Barring some incredible, unbelievable miracle, it was hard to imagine that the business could continue clinging to life, just barely scraping by, long enough to see another birthday. I saw my dreams in Sue’s dreams, my own imaginary bakery in her shop. A lovingly tended container garden decorated the scant outdoor space which blended with the parking lot beyond. Inspirational quotes adorned the bright green walls. Every inch of usable space was maximized and used to the fullest; some might call it cluttered, but to us, it was perfectly organized. The passion that went into crafting such an establishment was clear to anyone who ventured in for a meal.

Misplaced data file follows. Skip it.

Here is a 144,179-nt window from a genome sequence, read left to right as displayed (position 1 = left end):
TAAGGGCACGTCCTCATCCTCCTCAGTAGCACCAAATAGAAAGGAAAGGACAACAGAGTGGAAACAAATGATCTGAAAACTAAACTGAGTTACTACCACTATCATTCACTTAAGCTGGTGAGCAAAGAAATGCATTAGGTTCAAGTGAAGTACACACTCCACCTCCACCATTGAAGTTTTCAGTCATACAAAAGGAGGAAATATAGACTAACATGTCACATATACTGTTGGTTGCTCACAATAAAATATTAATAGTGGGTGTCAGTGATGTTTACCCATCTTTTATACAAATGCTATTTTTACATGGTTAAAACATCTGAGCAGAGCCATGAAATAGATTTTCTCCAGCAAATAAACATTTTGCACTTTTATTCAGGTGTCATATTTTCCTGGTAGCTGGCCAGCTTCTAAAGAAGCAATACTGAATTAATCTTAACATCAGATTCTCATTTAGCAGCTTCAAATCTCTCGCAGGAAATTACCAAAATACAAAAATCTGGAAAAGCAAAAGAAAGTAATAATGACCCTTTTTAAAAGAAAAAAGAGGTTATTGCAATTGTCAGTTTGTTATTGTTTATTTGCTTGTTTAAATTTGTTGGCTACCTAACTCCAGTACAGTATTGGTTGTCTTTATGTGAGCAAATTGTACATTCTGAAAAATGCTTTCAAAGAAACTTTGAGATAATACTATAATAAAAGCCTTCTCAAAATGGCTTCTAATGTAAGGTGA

Built on a foundation of organic, local produce, expenses were undeniably higher than most start-ups, and to make those wholesome meals accessible to all, it would be generous to describe the profit margins as slim. Slim to none is more like it. Hidden behind a whole building complex, without money to advertise, who was to even know our humble kitchen even existed? Perhaps the miracle here was that Health in a Hurry survived for so long in this hostile, viciously competitive marketplace.